I've wrestled with this one, but I can't think of a better way of taxing
what is mainly discretionary spending, especially now working tax
credits and assorted benefits go some way towards buffering the low paid.

Andrew McP
The old system of a higher luxury rate of VAT on 'luxury' items seemed
reasonably fair to me.

But can we agree what luxuries are ?
 
R

Ronald Raygun

Tax is a subscription to a civilized society.
If only we had one, more of us would subscribe willingly
instead of having to be compelled to.
 
T

Tumbleweed

I'd just add that the only tax I can think of that doesn't work like
this is inheritance tax.

Why isn't the IHT allowance for the recipient and the recipient taxed
instead of the allowance being on the estate and the estate taxed?

I can't get worked up about inheritance tax though. I don't really
understand why people think they have a right to inherit anything at
all.
because that means that people then dont have a right to give what they want
to others without the state interfering.
I'm sure many people want to havea right to inherit, but many (most?) people
want to have a right to leave possessions to particular recipients as well.
 
G

google

Tumbleweed said:
because that means that people then dont have a right to give what they want
to others without the state interfering.
They can give whatever they like to whoever they want. What I don't
understand is why people think they should have a right to decide what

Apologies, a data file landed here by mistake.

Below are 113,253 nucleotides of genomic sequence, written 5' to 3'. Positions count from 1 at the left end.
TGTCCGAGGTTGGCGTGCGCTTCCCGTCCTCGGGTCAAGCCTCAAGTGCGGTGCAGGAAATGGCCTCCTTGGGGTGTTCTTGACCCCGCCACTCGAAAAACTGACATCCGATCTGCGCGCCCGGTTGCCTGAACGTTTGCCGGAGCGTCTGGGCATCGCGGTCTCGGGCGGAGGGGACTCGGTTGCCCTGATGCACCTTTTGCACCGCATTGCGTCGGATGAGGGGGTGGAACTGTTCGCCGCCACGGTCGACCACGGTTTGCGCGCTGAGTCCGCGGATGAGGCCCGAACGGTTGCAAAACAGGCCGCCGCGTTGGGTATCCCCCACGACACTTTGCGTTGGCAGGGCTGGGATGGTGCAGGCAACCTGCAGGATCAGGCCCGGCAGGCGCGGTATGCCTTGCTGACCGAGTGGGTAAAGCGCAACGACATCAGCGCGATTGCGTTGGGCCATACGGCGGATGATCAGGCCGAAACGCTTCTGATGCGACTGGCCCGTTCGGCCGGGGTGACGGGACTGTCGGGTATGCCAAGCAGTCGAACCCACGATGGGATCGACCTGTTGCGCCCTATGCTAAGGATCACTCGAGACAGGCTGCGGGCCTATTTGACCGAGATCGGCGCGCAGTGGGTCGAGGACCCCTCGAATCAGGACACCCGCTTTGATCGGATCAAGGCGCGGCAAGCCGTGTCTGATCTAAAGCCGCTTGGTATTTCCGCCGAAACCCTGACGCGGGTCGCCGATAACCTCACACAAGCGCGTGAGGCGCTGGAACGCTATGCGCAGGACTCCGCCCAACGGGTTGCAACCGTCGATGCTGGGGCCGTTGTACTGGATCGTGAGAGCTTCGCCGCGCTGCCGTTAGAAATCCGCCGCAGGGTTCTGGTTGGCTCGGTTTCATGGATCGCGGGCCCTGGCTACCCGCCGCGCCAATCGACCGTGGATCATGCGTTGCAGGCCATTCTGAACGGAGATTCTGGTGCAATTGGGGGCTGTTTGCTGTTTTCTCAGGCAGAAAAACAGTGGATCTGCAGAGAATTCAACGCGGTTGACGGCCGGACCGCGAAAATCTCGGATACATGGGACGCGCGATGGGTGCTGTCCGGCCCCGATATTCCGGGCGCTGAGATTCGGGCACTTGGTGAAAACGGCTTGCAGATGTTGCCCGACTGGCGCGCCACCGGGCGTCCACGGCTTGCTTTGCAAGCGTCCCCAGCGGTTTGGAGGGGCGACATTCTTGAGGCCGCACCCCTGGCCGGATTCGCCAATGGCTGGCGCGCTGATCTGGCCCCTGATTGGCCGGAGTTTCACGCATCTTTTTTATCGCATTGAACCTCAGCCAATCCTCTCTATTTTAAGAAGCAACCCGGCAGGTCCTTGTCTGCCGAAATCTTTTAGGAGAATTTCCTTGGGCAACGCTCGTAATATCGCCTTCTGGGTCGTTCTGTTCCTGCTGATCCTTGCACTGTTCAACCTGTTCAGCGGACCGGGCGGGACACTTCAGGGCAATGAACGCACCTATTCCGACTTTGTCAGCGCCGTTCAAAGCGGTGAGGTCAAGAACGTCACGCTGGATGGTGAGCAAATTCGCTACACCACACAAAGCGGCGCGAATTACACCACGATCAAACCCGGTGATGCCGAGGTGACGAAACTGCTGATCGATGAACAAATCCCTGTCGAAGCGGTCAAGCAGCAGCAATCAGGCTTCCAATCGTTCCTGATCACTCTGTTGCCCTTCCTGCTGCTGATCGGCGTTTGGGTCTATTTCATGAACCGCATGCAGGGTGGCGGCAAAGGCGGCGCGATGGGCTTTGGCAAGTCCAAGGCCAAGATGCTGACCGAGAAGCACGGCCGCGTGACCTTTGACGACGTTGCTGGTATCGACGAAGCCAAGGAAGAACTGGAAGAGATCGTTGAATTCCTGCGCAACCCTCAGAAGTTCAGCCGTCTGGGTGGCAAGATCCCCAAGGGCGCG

happens to their possessions when the only reason they are giving them
away is because they can't possibly use them themselves.

(Obviously I make a distinction between those who were already
benefiting from the estate and those who are only benefiting because of
the death. I think husbands, wives, dependent children have every moral
right to inherit everything)

I'm not arguing that inheritance should be done away with, just that I
can't understand the righteous indignation of people who complain about
"their inheritance" being spent on nursing homes etc.

I'm delighted that my parents are enjoying their retirement and
spending some of what they have saved up over the years. I won't turn
it down if there is something for me to inherit when they die but I'm
relieved that isn't going to be preceded by "I wish we had done XYZ
while we were fit enough but we wanted to save something for your
inheritance".

Tim.
 
T

Toom Tabard

Miss said:
The old system of a higher luxury rate of VAT on 'luxury' items seemed
reasonably fair to me.
We can, I hope, agree that essential roof repairs and painting my